Thursday, November 13, 2014

Plugging Away At My Eulogy

 Autumn is having an impromptu meeting with Winter right now in my yard. The sky is pale faced and looks a bit sickly, as though it wishes to put this meeting off for a future date. But it is not to be, snow is hurtling to the ground, not in gentle flakes but in hard bits that sting.

      Today was a good day to make cranberry sauce, so that's what I did. We love homemade cranberry sauce so I'll make one more batch for a total of 14 pints or so. If you'd like to try it you combine 3 12 ounce bags of washed cranberries with 6 shredded Granny Smith apples, skins included but not seeds. Add 6 cups sugar and 4 1/2 cups water, boil for 15 minutes or until berries pop and it looks thick. Remove from heat and let cool, if it's thick enough to suit you then jar it up and process for 15 minutes, if it isn't thick enough then boil it a bit longer.

     Lately I've felt the need to make soap again so I've made 2 batches so far, the first was pine tar soap and this last batch was made with comfrey tea and a bit of cinnamon. I like soap making to be an economical venture so I tend not to use expensive oils or much fragrance, fresh soapy clean is perfume enough to satisfy me. I want to get a few more molds and then make enough soap to last until Spring, that's my goal anyway, unless life has other ideas.

    This is one of my canning shelves, the jams, pickles, fruits and sauces are all elsewhere. With the chili that I canned yesterday and the cranberry sauce today I have around 425 jars filled. I do have beans soaking now in preparation for canning them tomorrow and pickles are brining so we'll process those on Saturday..... that will give me about 443 jars. I still have applesauce to do and a few other little things, I think I'll get to 500 jars or thereabouts.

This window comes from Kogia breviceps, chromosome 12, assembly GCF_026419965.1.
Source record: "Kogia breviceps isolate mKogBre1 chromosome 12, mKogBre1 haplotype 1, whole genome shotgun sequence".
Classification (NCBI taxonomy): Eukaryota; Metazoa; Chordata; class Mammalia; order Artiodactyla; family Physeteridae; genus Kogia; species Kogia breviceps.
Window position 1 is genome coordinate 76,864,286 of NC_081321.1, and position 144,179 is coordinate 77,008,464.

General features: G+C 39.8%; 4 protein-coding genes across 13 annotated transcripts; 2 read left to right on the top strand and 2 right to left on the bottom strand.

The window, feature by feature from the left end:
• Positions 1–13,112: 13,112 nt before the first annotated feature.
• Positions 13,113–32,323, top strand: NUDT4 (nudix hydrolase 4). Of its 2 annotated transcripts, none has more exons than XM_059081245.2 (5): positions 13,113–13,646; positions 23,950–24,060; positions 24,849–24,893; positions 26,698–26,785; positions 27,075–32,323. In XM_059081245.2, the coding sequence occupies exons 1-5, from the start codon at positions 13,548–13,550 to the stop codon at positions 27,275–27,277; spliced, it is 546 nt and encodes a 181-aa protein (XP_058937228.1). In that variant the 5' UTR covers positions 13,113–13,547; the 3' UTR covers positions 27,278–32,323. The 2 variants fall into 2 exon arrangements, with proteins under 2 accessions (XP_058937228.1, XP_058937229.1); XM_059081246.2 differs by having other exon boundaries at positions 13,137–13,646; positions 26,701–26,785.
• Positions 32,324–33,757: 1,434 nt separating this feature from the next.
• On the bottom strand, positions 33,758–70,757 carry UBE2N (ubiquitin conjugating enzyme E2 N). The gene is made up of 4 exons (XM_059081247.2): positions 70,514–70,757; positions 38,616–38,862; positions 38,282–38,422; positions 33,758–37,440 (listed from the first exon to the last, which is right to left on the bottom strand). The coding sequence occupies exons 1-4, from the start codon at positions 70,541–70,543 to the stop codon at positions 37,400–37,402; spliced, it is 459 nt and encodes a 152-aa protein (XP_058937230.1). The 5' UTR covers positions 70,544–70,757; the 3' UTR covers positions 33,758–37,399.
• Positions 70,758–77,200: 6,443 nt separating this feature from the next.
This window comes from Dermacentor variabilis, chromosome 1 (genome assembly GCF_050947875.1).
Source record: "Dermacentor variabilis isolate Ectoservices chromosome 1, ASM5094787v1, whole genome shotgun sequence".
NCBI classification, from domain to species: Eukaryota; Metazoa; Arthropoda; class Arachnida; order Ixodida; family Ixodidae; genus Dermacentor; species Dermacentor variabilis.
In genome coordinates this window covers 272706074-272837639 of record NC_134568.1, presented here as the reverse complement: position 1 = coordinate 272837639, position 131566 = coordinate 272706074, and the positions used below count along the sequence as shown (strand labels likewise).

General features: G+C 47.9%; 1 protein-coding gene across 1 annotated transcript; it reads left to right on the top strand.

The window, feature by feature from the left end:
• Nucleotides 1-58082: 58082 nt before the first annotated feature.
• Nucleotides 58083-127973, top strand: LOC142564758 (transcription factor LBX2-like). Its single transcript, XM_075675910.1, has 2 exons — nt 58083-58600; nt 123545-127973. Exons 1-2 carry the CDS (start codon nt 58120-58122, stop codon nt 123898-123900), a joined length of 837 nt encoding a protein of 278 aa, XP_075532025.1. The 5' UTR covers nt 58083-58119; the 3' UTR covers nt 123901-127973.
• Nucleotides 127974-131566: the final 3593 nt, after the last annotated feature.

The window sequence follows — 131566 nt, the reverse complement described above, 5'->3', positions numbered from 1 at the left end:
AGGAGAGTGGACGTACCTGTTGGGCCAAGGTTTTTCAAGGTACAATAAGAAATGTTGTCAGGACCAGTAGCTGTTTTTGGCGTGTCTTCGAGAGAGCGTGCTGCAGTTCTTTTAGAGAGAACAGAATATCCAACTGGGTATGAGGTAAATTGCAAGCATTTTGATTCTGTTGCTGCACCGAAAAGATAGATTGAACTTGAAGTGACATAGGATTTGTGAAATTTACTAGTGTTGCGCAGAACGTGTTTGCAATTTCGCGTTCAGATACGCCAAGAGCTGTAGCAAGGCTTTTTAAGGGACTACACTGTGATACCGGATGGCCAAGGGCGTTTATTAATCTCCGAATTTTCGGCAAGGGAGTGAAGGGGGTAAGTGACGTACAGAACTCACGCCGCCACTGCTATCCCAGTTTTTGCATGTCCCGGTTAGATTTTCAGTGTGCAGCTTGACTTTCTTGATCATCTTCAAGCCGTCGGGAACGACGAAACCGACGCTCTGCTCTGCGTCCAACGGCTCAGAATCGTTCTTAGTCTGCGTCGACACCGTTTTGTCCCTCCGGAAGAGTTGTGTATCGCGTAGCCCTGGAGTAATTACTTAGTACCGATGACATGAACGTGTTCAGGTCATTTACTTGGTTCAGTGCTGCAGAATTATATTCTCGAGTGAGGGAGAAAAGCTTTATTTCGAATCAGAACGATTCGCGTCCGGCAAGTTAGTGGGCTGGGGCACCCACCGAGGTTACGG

I read a quote from an elderly lady written around the turn of the century and she said that if a woman saw all the dishes that she would have to wash in her lifetime she'd lay down and die right then. So much of a woman's work is used up, or eaten up, or goes unnoticed as anything extraordinary, but the quilts she had sewn were different. They would be kept and cherished as something that Aunt Jane had made. Aunt Jane was writing her eulogy, though I doubt she thought of it that way. I think of that. What will my children remember about me? That I spent a lot of time on facebook? That I valued forgotten skills? That I sewed their clothes and mended socks? Or that I couldn't make crisp pickles to save my life? Everything I spend time on tattles on what I really value, both good and bad.

     It's so easy to get caught up in comparisons, to think that somebody else's life is perfect or pretty close. And it's easy to think "well, I'd do thus and so if only..." I'd like to encourage not to wait one more day to start writing the eulogy that you want remembered. You probably can't jump right into your dream life, I know that I didn't, but begin to build it one baby step at a time. Your dream life won't be mine, but the important thing is that it be what you want it to be. Perfection is overrated, allow yourself the privilege of learning and doing and making mistakes. Life is but a vapor and passes so quickly, to be able to die well with as few regrets as possible takes effort. Monumental effort, for nothing worthwhile is ever easy. If I've ever encouraged you or influenced you, let it be in that.


  1. Well said, my friend, well said.

  2. I agree. And I'm totally going to try this recipe when cranberries go on sale.

    1. Let me know how it goes, don't wait for it to pass the sheeting test, it will resemble road tar if you cook it that long. Cook it slightly less than you think looks done. :)